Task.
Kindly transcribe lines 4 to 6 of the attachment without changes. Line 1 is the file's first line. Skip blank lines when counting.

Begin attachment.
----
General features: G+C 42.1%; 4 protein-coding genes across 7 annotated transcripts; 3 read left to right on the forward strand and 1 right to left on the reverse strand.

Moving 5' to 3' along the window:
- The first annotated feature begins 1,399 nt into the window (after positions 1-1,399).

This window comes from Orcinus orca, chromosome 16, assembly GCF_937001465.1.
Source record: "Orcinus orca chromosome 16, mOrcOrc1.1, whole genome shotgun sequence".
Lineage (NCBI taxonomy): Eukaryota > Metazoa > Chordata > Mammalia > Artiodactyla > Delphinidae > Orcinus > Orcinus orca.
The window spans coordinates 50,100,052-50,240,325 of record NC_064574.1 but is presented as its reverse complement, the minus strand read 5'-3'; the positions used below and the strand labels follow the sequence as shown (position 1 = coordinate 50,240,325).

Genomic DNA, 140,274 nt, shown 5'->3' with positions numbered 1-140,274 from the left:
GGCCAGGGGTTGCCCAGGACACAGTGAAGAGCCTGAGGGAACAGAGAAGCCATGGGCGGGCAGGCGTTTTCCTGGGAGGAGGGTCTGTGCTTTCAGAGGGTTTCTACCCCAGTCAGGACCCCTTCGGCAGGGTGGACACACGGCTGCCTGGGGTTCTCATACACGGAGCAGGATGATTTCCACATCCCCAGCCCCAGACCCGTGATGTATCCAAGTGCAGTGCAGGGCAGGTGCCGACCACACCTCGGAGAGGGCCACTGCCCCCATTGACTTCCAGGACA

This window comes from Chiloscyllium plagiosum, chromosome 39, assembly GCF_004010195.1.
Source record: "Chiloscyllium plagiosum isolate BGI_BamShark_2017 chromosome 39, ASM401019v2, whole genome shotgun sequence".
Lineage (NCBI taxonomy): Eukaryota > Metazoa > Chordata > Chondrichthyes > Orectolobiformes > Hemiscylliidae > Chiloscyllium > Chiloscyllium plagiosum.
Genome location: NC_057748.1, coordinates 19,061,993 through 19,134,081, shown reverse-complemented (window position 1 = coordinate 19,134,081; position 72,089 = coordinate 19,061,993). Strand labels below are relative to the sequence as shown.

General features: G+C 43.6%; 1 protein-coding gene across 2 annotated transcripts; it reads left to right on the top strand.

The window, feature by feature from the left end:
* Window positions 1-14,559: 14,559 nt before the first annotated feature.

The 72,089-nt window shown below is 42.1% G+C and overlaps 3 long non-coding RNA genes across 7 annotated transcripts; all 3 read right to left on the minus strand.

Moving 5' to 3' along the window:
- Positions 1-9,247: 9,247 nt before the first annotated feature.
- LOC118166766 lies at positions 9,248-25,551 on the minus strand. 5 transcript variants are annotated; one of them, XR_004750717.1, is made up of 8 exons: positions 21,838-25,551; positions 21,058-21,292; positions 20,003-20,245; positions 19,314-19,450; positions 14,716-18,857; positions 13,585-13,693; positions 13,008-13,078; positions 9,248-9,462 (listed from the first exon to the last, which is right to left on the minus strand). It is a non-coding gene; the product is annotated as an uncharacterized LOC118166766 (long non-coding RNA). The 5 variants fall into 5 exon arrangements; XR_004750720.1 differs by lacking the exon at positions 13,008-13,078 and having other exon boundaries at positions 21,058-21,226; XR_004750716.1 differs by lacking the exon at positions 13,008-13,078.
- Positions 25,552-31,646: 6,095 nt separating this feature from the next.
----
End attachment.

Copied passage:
This window comes from Orcinus orca, chromosome 16, assembly GCF_937001465.1.
Source record: "Orcinus orca chromosome 16, mOrcOrc1.1, whole genome shotgun sequence".
Lineage (NCBI taxonomy): Eukaryota > Metazoa > Chordata > Mammalia > Artiodactyla > Delphinidae > Orcinus > Orcinus orca.